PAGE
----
(I’m taking part in the Twitter #adventbookclub, which extends from Advent through Christmas and into Epiphany. We are reading “Beginnings and Endings” by Maggi Dawn. My reflections on these will sometimes be put in a blog post.)
Well, I never expected that – an extract from Psalm 119 in a series of readings generally related to the Christmas story? I suspect that this is a ‘Marmite’ psalm – you either love it or you hate it: love it for its richness and depth, or hate all 176 verses for their dryness and repetition. I love it; and one of the reasons is that it gives a different perspective on ‘law’.
As Christians, we are used to the idea of contrasting ‘law’ and ‘grace’: law is bad, grace is good. But this psalm, although it talks of law, commands, doctrines, also uses ‘word’, ‘teaching’, and even ‘promise’. In this extract, for example, we learn that the law, the word (significant in the light of other readings in this series!) is something that revives a despondent soul, or that strengthens a sorrowful soul.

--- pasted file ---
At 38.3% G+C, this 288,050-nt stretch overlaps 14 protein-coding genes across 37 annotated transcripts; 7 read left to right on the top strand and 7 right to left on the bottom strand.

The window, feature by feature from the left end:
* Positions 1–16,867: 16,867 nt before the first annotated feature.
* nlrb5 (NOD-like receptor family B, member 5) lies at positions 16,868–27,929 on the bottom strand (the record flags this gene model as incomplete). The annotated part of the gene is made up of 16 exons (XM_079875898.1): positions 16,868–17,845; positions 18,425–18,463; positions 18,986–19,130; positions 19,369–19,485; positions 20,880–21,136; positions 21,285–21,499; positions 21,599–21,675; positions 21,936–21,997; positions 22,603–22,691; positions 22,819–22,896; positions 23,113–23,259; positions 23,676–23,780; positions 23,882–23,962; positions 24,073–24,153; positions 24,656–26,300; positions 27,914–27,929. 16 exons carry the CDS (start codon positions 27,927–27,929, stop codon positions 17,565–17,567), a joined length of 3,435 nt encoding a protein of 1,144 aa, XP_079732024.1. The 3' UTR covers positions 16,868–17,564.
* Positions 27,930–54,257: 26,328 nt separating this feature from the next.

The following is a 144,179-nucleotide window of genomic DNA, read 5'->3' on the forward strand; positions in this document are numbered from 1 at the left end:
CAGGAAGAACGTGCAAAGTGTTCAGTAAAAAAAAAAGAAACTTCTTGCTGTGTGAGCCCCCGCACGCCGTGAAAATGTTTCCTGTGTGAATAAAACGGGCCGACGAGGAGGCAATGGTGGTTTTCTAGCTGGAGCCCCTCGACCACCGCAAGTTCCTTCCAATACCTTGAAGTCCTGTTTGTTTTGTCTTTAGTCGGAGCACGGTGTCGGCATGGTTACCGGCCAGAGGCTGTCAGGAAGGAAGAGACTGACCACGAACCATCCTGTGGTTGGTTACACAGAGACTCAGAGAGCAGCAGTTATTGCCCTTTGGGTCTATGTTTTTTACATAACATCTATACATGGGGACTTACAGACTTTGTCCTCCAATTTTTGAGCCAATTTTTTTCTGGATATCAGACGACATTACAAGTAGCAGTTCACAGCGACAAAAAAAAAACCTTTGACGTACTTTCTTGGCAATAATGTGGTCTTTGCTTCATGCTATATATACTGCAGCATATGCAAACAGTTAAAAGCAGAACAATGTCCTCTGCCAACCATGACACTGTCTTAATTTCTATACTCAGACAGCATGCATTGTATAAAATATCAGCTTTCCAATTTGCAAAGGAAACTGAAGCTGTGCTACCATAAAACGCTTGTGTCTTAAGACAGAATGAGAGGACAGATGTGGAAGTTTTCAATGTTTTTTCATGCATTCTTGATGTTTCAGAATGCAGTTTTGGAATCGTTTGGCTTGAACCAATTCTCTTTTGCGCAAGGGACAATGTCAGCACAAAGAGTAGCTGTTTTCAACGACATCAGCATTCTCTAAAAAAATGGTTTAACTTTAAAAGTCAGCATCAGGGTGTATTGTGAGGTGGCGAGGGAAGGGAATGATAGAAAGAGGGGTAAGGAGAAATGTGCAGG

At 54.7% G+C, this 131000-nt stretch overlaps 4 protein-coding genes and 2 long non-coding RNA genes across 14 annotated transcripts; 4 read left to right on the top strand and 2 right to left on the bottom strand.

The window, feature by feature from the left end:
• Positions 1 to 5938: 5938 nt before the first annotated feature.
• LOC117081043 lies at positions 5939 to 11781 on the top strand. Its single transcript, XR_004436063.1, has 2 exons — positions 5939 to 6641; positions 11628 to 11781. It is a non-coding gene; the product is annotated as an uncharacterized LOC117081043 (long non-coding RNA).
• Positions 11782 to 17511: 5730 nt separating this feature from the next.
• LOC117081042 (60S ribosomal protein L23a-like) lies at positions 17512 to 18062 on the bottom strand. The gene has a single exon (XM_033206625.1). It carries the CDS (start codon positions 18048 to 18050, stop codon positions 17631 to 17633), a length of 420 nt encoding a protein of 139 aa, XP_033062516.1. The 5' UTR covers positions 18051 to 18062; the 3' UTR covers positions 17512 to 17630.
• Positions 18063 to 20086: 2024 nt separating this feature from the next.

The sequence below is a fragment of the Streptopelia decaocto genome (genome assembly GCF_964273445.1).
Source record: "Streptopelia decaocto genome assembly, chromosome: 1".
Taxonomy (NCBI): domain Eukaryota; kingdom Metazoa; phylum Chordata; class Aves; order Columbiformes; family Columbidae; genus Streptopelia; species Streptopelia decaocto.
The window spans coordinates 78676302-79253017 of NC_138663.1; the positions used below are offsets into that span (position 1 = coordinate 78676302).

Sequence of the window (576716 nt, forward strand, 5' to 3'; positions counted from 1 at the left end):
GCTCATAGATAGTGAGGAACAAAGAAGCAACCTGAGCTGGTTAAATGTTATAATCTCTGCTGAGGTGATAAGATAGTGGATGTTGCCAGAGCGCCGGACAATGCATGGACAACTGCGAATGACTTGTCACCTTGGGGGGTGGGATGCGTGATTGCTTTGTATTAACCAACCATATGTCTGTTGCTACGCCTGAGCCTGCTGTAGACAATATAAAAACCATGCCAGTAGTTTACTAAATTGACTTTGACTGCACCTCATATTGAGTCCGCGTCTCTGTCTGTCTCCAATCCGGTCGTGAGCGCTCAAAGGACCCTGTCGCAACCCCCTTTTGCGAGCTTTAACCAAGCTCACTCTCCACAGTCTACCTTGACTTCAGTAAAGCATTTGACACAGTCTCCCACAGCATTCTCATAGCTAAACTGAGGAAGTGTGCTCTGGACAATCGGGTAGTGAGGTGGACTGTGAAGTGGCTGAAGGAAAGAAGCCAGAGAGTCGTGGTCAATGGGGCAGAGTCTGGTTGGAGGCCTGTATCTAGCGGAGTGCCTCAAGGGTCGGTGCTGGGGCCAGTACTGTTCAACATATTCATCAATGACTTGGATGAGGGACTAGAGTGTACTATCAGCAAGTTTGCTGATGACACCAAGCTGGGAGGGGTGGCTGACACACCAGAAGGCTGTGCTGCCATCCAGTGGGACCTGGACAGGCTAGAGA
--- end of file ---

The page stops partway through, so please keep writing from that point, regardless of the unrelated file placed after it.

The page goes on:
The Psalmist writes “I run the way of your commandments, for you enlarge my understanding” (v32). Understanding, knowledge, learning – these are seen as ways of enhancing our faith and our obedience to God’s word.
Maggi uses this to contrast the different ways by which the shepherds and magi came to Bethlehem and to Jesus: shepherds after a revelation, and the magi from study and careful observation. She describes how her own faith was nurtured and strengthened by studying theology, by asking the difficult questions, rejoicing that such thinking and questioning was not only allowed but encouraged.
We don’t know how many magi there were; traditionally three because of the number of gifts, but at least two as they are described in the plural. And I’ve deliberately used the word magi, which is how they are described in Matthew’s gospel – because who says they had to be men? Was it possible that women also studied the stars? Anyway, because there were more than one, I wonder how much discussion there was on their journey, whether they all thought the same or had different ideas about what they had seen, how to interpret it, what they might find.
We are all on a journey, and have the opportunity to think about the meaning of the journey. We may come to different conclusions, but that’s fine.
May we all come to “understand the way of your precepts” and “meditate on your wondrous works” (v27).